Mary Horton, Head, Unmarried, 49, Laundress, born Folkestone; Henry Brown, Brother (in law), Married, 48, Bricklayer, born Hythe; Susan Brown, Sister, married, 47, Laundress, born Folkestone.
Confirmation and development of this family group comes from a study of two earlier censuses and the 1881 census:
In 1861 Henry Brown was a lodger living with the Horton family in the same road, and he married Susan Horton in 1862 at Elham in the same district.
In 1881 Susan Brown is living with her sister Mary at 241 Park Road, Hythe. Susan is declared widowed, so we know Henry Brown died between 1871 and 1881.
At the time of the 1851 census Henry Brown was declared an Uncle to the Philpot family, and was staying nearby with this family. James Philpot, a labourer, was married to Sarah Philpot nee Brown, born c1809. Sarah was working for Robert & Mary Clark as a servant just around the corner at the Swan Inn on the night of the census. Their eldest child was named Eliza (b1834), as confirmed ten years earlier in the 1841 census. The other children were Sarah (b1838), James (b1840), Henry (b1842) and Richard (b1845), and in 1851 they lived near Church Hill in Slade Street, Hythe.
In 1871 Sarah Philpott nee Brown was still living in Slade Street, and was recorded as having been born in Maidstone.
If we try to fit George into the equation as a possible sibling we have, in chronological order:
Sarah Brown (became Philpott) b c1809 Maidstone. Died after 1871.
George Brown(e) b c1818 Maidstone. Died after 1871, probably in Ireland.
Henry Brown b c1823 Hythe. Died between 1871 and 1881.
In an attempt to establish possible parents, the 1841 census shows a William and Elizabeth Brown both born in 1781 and living in Hardways End, Hythe, Kent, with a son Henry born c1826. Elizabeth was recorded as born in Aylesford, Kent, not far from Maidstone. William was born in Alfriston, Sussex, an agricultural labourer. They could have married and settled in the Maidstone area, begun their family there and moved to Hythe around 1820, perhaps for work reasons. By 1841 children older than Henry would have left home and not shown up in the census. The name Elizabeth ties up with Sarah's firstborn, Eliza. Ten years later in 1851 Elizabeth and William are listed again, living in Concrete Row, near Slade Street in Hythe. Her place of birth was then given as Shoreham, Kent, again not far from Maidstone. By then they are both aged 70 years and they do not appear in the 1861 census. There are likely records of their deaths in the same district soon after 1861.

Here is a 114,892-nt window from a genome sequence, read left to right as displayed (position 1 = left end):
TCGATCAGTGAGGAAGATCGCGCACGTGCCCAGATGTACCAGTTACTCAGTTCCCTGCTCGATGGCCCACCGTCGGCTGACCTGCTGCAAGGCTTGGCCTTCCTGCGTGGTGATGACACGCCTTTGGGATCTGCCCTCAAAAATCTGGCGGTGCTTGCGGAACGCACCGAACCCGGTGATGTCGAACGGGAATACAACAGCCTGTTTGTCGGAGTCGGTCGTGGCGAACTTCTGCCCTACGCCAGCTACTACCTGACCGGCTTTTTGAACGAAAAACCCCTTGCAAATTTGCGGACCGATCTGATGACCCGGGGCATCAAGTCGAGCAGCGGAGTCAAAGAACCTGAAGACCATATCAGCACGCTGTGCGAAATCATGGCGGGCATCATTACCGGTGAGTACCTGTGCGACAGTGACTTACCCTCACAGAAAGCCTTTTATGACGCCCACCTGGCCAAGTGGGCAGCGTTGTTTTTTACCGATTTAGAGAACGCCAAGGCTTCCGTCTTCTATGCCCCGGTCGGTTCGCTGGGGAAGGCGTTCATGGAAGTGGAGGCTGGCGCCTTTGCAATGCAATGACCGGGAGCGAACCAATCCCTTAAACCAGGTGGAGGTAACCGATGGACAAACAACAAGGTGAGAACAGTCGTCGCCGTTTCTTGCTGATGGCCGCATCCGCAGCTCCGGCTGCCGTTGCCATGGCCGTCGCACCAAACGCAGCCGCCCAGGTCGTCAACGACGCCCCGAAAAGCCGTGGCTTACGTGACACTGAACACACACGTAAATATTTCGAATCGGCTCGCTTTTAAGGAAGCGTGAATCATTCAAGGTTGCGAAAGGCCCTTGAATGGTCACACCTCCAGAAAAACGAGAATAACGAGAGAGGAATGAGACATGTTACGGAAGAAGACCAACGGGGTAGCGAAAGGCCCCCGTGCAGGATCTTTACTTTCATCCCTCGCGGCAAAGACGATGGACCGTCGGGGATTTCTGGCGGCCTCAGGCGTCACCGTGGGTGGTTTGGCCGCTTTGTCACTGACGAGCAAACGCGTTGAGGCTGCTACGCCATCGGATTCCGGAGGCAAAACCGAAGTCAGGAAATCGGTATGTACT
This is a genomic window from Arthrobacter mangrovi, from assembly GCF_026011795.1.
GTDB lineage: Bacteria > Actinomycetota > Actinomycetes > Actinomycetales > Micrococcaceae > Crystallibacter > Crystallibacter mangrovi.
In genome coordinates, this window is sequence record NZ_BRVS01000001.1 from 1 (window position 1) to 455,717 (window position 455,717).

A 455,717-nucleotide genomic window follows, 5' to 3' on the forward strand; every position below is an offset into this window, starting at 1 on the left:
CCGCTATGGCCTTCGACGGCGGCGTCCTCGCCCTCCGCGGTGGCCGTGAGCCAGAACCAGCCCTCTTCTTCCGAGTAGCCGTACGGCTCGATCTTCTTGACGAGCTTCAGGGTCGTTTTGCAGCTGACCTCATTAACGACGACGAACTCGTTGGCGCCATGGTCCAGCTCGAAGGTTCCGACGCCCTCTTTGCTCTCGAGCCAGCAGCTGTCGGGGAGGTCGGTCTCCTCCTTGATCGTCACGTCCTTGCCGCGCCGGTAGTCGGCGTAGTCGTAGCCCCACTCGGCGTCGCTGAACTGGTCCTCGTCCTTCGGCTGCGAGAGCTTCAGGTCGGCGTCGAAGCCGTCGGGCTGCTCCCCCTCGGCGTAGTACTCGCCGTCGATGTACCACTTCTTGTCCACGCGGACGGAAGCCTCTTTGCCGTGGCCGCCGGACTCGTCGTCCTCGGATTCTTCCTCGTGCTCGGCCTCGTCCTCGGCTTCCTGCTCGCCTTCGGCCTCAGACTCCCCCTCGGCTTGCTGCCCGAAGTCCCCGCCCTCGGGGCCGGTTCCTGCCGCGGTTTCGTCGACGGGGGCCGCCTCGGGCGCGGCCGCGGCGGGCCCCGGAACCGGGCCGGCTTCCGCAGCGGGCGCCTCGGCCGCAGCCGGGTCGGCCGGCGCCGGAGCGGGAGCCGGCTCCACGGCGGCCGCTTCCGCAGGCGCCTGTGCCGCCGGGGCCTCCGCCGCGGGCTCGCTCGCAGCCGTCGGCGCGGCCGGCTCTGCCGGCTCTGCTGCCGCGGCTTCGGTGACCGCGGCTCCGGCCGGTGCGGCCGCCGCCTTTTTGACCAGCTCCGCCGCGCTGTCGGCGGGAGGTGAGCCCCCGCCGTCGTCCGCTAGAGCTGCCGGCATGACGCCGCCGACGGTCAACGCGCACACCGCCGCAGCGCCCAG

In searching for confirmation of William and Elizabeth Browns family, the following family group of baptisms was found, all at Chatham near Maidstone:
John Brown 1795 Chatham
Joseph Brown 1799 Chatham
Daniel Patrick Brown 1800 Chatham
Mary Brown 1801 Chatham
George Brown 1804 Chatham
Jane Brown 1808 Chatham
No subsequent records were found, so it remains unclear if this is the same family. If it is, it seems George was born fourteen years earlier than stated in the Coastguard record, married a lady sixteen years older than himself and retired aged sixty-four, not fifty.Also Elizabeth started her family aged only fourteen years and continued producing until the age of forty-two years. Though not impossible, this is not a good fit.
Returning to the 1871 census, the two Brown families lived either side of the Smith and Ovenden families. For future reference, no connection with the Browns has so far been established. Ernest Ovenden (aged 4) is stated as nephew to William and Sarah Smith. Mary Ann Ovenden nee Smith (b1844) married Edward Alexander Ovenden (b1834) nearby at Elham in 1863, so William Smith and Mary Ann Ovenden were brother and sister, both born in Hythe, Kent. Finding a family connection with one of these families would further support a family link, but they could just as well have been friendly neighbours.
I can only conclude that it seems quite probable George returned to Hythe in 1871 to spend time with his brother and sister. If this were the case it seems sensible he would have asked his sister Sarah Philpott about possible lodgings, and she, through her contacts or brother Henry, found accommodation at Church Hill, conveniently close to both of them.